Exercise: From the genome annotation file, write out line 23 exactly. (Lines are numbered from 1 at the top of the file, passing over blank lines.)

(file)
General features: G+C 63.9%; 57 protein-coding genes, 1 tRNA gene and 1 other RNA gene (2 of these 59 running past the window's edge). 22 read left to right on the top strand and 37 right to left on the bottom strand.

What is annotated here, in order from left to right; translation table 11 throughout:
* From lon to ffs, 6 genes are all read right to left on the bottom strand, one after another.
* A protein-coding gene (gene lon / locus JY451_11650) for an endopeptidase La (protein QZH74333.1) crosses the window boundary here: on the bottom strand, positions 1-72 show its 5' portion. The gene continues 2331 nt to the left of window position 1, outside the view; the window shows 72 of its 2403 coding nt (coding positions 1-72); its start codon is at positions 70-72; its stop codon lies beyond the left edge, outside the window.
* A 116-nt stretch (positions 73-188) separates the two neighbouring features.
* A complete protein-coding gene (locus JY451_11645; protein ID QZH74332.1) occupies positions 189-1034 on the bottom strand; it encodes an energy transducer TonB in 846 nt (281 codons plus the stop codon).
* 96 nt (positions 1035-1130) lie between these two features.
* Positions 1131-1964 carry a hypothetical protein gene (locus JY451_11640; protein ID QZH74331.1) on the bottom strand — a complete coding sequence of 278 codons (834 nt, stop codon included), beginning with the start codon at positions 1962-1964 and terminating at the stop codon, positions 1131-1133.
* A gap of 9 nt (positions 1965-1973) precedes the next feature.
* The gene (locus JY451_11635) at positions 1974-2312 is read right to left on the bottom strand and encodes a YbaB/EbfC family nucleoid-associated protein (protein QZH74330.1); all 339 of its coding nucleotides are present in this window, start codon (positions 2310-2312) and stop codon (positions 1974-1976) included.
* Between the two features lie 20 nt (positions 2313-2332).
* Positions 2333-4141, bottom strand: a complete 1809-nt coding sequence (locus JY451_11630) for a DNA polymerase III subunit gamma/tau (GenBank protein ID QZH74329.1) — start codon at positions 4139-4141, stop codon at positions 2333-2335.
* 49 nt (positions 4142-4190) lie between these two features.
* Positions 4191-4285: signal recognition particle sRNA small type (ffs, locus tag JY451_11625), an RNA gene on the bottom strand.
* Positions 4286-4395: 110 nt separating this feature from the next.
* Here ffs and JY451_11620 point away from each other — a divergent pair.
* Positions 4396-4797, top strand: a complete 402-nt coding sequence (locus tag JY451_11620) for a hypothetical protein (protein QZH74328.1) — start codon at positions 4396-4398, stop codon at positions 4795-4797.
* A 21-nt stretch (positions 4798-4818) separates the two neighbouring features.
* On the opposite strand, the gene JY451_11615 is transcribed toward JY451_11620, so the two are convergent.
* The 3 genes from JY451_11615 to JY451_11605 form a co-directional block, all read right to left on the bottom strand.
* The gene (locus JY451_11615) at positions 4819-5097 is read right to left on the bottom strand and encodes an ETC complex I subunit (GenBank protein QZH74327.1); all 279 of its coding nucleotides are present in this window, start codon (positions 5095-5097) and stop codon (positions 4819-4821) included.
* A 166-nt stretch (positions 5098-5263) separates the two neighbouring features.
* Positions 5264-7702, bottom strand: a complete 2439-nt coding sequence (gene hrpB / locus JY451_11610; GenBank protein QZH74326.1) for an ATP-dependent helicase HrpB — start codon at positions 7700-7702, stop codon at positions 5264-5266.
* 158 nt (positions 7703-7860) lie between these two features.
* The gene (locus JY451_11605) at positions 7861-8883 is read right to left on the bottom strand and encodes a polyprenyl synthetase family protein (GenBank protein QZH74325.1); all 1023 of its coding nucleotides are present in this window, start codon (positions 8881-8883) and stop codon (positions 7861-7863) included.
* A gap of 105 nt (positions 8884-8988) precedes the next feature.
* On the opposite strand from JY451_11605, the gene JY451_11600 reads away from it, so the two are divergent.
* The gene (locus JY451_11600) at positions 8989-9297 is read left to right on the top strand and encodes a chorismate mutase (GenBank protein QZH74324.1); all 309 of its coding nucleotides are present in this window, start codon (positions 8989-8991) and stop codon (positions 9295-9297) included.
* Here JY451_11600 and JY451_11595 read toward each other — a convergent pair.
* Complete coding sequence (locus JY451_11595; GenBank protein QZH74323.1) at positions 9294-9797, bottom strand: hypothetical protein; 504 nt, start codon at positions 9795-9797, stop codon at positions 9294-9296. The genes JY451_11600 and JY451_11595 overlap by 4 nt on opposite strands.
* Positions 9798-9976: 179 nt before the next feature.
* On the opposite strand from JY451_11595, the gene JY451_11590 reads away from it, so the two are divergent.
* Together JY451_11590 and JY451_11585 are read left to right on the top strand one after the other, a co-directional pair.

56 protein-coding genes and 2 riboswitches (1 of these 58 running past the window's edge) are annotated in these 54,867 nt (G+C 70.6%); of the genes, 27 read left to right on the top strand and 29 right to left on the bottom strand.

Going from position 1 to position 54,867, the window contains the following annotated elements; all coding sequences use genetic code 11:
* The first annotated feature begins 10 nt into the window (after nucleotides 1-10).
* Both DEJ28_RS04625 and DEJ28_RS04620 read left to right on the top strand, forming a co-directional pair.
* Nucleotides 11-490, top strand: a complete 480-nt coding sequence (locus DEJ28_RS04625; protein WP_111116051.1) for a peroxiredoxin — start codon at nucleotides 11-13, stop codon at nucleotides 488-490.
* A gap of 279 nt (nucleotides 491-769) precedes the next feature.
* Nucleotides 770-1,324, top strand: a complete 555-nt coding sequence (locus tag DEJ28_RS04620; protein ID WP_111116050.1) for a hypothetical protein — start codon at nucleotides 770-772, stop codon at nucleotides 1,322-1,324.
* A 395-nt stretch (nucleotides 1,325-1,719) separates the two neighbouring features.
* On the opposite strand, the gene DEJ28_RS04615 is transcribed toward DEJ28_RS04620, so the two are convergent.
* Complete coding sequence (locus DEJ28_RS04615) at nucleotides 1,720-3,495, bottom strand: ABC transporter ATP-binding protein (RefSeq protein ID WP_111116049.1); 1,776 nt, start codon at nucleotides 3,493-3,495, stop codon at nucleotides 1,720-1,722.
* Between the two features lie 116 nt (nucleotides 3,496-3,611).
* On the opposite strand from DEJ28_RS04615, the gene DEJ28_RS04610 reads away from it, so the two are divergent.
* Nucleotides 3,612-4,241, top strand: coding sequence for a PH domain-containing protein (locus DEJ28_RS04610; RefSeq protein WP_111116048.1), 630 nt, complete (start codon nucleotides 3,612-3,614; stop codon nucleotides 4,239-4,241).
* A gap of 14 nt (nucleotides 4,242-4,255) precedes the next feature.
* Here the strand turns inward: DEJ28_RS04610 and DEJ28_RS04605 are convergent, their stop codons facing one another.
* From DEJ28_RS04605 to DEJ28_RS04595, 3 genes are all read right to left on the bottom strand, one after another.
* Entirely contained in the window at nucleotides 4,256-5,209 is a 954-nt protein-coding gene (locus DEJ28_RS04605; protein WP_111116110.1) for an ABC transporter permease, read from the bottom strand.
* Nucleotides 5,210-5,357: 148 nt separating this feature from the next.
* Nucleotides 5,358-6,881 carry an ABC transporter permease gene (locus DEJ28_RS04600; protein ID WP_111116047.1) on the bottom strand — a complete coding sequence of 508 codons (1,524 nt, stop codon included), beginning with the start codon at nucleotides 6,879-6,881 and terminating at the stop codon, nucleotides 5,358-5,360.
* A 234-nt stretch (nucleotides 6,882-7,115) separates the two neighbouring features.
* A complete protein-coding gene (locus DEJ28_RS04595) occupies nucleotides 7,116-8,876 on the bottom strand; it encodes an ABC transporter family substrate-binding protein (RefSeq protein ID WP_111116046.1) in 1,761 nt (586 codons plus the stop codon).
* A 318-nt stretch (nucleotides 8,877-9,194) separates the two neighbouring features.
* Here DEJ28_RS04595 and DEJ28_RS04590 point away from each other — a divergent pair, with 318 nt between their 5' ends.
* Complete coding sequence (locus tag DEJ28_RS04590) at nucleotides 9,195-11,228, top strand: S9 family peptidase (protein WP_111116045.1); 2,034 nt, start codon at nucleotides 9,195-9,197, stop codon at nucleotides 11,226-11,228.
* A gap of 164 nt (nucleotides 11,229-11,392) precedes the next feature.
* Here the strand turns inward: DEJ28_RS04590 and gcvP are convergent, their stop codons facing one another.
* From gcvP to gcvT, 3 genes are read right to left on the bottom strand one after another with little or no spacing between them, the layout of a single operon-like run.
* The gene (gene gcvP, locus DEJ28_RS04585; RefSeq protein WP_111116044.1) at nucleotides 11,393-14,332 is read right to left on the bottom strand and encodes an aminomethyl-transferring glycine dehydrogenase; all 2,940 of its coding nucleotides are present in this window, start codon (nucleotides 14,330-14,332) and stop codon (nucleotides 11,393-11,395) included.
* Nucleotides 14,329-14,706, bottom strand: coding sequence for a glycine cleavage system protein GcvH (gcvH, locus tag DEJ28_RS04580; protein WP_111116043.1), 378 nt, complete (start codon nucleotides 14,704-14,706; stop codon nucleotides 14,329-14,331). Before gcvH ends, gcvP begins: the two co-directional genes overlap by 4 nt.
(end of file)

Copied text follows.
* Positions 5264-7702, bottom strand: a complete 2439-nt coding sequence (gene hrpB / locus JY451_11610; GenBank protein QZH74326.1) for an ATP-dependent helicase HrpB — start codon at positions 7700-7702, stop codon at positions 5264-5266.